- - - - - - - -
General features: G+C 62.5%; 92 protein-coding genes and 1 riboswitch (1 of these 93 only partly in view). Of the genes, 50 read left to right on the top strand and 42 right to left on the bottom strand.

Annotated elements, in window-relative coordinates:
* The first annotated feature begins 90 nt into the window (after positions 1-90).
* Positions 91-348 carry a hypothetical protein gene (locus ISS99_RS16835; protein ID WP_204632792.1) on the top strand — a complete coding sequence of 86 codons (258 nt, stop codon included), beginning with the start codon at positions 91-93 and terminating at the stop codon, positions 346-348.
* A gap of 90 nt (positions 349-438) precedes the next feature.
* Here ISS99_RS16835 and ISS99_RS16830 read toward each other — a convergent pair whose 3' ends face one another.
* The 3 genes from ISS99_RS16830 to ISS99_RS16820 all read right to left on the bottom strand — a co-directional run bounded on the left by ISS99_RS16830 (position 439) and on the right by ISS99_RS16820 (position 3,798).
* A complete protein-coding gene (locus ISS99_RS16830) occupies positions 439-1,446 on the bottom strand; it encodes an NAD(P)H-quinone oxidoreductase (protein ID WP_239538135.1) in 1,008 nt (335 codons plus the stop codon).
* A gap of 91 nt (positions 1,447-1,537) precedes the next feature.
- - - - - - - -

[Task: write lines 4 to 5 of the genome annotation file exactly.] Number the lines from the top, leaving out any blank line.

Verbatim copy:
* Positions 91-348 carry a hypothetical protein gene (locus ISS99_RS16835; protein ID WP_204632792.1) on the top strand — a complete coding sequence of 86 codons (258 nt, stop codon included), beginning with the start codon at positions 91-93 and terminating at the stop codon, positions 346-348.
* A gap of 90 nt (positions 349-438) precedes the next feature.